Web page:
Weekly News Roundup

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- Second City Style rounds up some bags you may have seen in summer movies.  My favorite:  Julianne Moore’s Bottega Vennetta from Crazy Stupid Love (available at Saks for $2580).

- How is your “executive presence”? The WSJ notes that some leaders have it naturally — and others need image makeovers to get there.

- You might want to rethink your morning routine: a study cited in the Harvard Business Review finds that for women, an increase in personal grooming time is associated with lower earnings. (Hat tip: WSJ’s The Juggle.)  Speaking of which, Sally at Already Pretty wonders: can you be pretty AND smart?  Why must you choose?

- Start-ups by women are on the rise, Crain’s New York Business reports — huzzah!  (Congrats to Hoseanna cofounders Tracey and Katrina for their shout-out in the Crain’s piece!)

- Boss steal your idea again?  Fortune has some advice.

- Mint tells us how to know when you need a financial advisor.  Meanwhile, Lifehacker rounds up the top 5 personal finance tools for your desktop.

- Finally: If you haven’t yet, don’t forget to enter the Linea Pelle/Corporette giveaway!

Did we miss anything?  Post ‘em here.

Comments

  1. Aidan says:

    That research on personal grooming and earnings really frosts me. Correlation does not prove causation- the grooming is not the reason for the income changes. Think of the other factors involved- age, natural beauty, minority/non-minority status, region, occupation. There is likely to be many factors at play and those researchers have not explored the most likely issues.

    • I call B.S. on the HBR coverage of that study. Even a cursory glance at the original report shows that this is a classic case of confusing correlation with causation. The original report does not claim that an increase in grooming time *causes* lower earnings for women; it simply says they are associated with lower earnings and then goes on to say that more research is needed to explore the causal link.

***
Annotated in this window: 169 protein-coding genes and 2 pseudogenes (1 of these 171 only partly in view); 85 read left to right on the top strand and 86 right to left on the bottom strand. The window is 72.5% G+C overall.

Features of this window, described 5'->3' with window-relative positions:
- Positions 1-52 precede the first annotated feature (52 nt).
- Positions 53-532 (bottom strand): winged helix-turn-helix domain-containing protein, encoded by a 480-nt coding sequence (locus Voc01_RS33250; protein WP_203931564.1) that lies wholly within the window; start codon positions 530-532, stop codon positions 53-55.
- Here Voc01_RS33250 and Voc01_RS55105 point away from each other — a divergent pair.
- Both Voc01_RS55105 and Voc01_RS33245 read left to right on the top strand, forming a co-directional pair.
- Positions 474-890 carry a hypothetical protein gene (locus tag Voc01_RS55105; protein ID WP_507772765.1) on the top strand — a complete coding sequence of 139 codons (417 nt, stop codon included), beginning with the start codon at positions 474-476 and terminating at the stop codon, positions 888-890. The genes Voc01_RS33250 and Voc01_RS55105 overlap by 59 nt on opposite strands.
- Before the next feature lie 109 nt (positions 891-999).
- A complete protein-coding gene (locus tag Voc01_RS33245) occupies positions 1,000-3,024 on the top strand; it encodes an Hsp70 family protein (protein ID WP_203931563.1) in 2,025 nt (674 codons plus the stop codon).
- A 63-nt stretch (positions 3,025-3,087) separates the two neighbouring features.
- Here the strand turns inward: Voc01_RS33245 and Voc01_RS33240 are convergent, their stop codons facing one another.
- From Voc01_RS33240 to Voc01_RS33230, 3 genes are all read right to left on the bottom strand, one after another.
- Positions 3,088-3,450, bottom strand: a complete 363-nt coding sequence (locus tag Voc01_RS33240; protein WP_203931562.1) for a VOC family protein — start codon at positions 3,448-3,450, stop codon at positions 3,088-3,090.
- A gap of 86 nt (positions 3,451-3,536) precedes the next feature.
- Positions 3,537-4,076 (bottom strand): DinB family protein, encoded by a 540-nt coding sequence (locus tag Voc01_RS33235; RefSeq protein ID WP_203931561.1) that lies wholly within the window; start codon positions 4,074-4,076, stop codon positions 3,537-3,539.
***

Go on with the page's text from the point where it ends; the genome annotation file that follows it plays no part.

Shame on you, HBR.

  2. lostintranslation says:

    This. I was being nerdy and contemplating the experiment the researchers would need to be able to determine causality in this case but yikes (at my nerdiness and at the statements being thrown around in that article).

  3. PT lawyer says:

    I need some feedback on my PT job. Its always been very PT — my boss initially wanted/promised 15-20 hours a week, but its always been more like 5-10/week. This summer has been extremely slow — I have billed 4 hours so far in August, total. Except for one very busy week, June and July were the same.
    I have little kids and I work from home so this “very PT” thing works for me, BUT I would like to work/bill more than I have been — more like the 15-20 hrs/wk. that was initially promised. What irks me is that I feel very out of the loop — the firm hired TWO new associates this summer! I’ve consistently asked for more work, contacted clients, etc., and I only found out about the 2 new hires via group (cc’d) emails. I’m wondering if I’m being frozen out — but what is there to freeze? I’ve always been the “leftovers” person, and I’m guessing the summer was slow all around. My boss and I have a good rapport too.
    So, I guess my issue is — how/should I deal with this? I’m not ready to go back to work FT (and lucky enough to not have to, financially). I admit that this job is kinda back-burner/keeping the resume alive until the kids are in school. I’m wondering if its administratively too difficult for my boss to keep me around? I also don’t want to be The Whiner — “gimme work, gimme work, why did you hire them” etc.

    • PT lawyer says:

      ^^^ I should add that my reviews are uniformly positive, both from the boss and from clients. I’m just confused? challenged? mystified? by the slow summer and lack of communication.

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